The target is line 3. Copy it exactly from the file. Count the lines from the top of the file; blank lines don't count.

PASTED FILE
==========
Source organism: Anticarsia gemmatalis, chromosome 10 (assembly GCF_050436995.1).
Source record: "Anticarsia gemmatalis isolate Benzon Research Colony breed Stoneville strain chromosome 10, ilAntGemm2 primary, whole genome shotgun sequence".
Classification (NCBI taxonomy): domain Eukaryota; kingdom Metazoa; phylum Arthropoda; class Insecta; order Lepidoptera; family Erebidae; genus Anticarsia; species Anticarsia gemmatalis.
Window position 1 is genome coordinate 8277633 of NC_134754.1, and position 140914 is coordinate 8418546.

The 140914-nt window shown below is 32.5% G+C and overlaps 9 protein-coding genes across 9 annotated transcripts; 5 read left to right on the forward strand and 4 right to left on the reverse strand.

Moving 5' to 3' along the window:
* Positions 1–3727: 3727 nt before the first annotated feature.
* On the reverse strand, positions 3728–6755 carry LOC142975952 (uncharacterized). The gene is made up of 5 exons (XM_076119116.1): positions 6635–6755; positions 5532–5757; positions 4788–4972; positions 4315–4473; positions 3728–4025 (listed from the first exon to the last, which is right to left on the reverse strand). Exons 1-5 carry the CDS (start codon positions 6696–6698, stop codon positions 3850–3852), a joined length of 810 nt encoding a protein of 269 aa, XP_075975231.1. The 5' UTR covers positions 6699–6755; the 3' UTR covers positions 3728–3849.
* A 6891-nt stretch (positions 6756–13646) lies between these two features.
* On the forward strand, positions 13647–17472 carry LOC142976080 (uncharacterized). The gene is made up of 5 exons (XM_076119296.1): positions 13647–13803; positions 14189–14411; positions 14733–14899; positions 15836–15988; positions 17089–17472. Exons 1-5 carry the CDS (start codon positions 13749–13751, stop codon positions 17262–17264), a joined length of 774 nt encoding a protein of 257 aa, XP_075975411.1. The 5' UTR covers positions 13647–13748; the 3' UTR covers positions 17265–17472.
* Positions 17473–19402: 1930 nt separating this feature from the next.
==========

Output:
Classification (NCBI taxonomy): domain Eukaryota; kingdom Metazoa; phylum Arthropoda; class Insecta; order Lepidoptera; family Erebidae; genus Anticarsia; species Anticarsia gemmatalis.